Amazon CloudWatch Logs monitors applications and systems using log data, aggregating and storing application logs. CloudWatch Logs is useful because you can easily configure it to process additional metadata with the log files.
Important: If you choose to enable CloudWatch Logs in your Amazon Web Services (AWS) environment, you should make sure that you are not collecting more data than you need because this service incurs AWS costs based upon usage. See the CloudWatch pricing information to plan and configure your usage.
If not already done, install and configure the Amazon CloudWatch agent to collect logs from Amazon Elastic Compute Cloud (EC2) instances. See Amazon documentation for instructions.
USM Anywhere provides some CloudWatch log collection jobs out of the box, but they are disabled by default. You can enable them under Settings > Scheduler. When enabled, these jobs monitor certain log groups and collect logs from CloudWatch every five minutes. You must configure your CloudWatch agent to use these log group names and to keep the log types the same within a given log group.
If you want to collect logs from other log groups, ensure that all streams in the same group are of the same type so that USM Anywhere can use a designated plugin to parse the collected raw log data. You can then set up a log collection job for each log group.
To create a new CloudWatch log collection job
- Go to Settings > Scheduler.
In the left navigation list, click Log Collection.
Note: You can use the Sensor filter at the top of the list to review the available log collection jobs on your
Click Create Log Collection Job.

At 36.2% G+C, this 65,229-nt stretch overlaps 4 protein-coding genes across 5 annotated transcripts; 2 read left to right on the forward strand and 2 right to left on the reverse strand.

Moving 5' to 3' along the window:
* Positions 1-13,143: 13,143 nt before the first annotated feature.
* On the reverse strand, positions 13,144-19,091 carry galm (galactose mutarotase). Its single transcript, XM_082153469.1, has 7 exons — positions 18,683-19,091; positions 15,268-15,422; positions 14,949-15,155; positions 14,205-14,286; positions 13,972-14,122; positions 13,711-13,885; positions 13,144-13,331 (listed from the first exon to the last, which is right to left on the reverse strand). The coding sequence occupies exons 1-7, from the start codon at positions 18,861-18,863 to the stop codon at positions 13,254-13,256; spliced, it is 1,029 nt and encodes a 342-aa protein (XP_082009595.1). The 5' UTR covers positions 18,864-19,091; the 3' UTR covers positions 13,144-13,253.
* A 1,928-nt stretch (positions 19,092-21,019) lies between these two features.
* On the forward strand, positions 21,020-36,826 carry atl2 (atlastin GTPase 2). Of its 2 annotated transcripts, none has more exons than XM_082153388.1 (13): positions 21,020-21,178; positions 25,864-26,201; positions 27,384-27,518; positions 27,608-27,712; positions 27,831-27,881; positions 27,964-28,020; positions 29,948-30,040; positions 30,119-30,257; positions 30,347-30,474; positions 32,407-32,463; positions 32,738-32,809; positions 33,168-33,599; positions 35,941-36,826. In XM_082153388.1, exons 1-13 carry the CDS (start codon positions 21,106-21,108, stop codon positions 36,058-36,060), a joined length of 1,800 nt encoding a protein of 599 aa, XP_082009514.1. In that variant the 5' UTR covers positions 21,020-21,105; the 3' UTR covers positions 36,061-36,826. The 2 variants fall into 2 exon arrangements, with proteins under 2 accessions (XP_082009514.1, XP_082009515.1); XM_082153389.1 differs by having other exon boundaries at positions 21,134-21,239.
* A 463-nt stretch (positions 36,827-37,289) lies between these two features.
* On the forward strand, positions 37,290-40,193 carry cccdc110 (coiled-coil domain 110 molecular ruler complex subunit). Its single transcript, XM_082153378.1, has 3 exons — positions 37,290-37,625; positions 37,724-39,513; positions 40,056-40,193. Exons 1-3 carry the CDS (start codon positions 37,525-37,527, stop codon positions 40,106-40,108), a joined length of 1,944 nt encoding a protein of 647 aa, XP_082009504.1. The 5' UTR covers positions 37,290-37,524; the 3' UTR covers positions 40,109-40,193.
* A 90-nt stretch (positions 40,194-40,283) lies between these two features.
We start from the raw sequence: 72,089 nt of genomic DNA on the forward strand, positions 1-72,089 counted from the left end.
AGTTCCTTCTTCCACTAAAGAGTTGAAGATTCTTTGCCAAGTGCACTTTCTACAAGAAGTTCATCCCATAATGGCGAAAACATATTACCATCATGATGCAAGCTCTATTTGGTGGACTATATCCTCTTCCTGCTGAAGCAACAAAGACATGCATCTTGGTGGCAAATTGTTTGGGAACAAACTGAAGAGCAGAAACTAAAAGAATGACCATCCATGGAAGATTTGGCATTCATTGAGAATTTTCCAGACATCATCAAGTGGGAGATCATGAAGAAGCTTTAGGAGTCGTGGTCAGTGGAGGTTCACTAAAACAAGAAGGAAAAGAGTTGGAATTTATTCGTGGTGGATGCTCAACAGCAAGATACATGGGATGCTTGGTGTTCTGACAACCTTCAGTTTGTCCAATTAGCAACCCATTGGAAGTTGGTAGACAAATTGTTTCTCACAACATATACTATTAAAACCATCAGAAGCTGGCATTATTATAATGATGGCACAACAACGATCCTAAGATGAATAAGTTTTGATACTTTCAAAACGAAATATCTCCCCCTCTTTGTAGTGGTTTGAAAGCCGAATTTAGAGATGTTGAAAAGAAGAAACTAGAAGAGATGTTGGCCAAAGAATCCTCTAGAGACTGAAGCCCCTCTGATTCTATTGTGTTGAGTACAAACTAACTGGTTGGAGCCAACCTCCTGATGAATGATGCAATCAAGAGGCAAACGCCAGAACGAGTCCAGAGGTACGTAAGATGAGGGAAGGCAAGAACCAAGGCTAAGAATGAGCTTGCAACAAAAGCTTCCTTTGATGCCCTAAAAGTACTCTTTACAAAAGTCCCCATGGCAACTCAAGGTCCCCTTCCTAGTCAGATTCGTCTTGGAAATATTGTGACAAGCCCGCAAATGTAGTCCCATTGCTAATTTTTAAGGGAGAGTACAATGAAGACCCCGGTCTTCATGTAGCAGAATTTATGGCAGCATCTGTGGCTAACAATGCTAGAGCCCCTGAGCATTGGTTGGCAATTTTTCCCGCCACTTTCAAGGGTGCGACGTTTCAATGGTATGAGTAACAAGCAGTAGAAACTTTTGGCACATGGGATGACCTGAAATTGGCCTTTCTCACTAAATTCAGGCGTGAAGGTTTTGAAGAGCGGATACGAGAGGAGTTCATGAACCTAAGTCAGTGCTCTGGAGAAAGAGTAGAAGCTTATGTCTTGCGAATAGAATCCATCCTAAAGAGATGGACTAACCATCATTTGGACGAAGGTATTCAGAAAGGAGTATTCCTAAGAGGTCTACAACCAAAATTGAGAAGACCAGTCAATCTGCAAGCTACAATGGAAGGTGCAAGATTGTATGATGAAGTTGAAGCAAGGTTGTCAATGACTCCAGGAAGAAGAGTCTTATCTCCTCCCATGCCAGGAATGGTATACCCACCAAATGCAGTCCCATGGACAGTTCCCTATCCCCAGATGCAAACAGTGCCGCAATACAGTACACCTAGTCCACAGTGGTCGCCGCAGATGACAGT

Note: If you have recently deployed a new USM Anywhere Sensor, it can take 10 to 20 minutes for USM Anywhere to discover the various log sources. After it discovers the logs, you must manually enable the
AWSlog collection jobs you want before the system collects the log data.
Enter the name and description for the job.
The description is optional, but it is a best practice to provide this information so that others can easily understand what it does.
- In the Select App option, select Amazon Web Services.
In the App Action option, select Monitor CloudWatch.
Enter the Region Name, Group Name, and Stream Name information for your AWS account. Region name can be an asterisk ( * ) to monitor all regions for a given group.
In Source Format, select either of the following log formats:
syslog: All messages transmitted to USM Anywhere are processed with the assumption that they are syslog formatted.
When you choose syslog as the source format, the plugin selection is bypassed and USM Anywhere uses the auto-detect hints from the plugins to match the incoming messages to the correct plugin.
raw: Use for non-syslog formatted data.
If you select this option, you must choose the plugin that USM Anywhere will use to parse all of the streams in the group. For example, to collect Amazon Virtual Private Cloud (VPC) flow logs, select the VPC Flow Logs plugin.
Important: If a group contains streams of mixed log formats, USM Anywhere parses all of them with the plugin that you chose, which produces undesired results. In this case, you need to configure CloudWatch to separate the streams into different groups so that each contains only a single log type that can be mapped to the correct plugin.
Set the schedule to specify when USM Anywhere runs the job.
First, choose the increment as Hour, Day, Week, Month, or Year. Next, set the interval options for the increment. The selected increment determines the available options.
For example, on a weekly increment you can select the days of the week to run the job.
Or, on a monthly increment you can specify a date or a day of the week that occurs within the month.
To finish, set the Start time. This is the time that the job starts at the specified interval. It uses the time zone configured for your USM Anywhere instance (default is UTC).
USM Anywhere detects any enabled jobs with the same configuration, and asks you to confirm before continuing. This is because having two jobs with the same configuration generates duplicate events and alarms.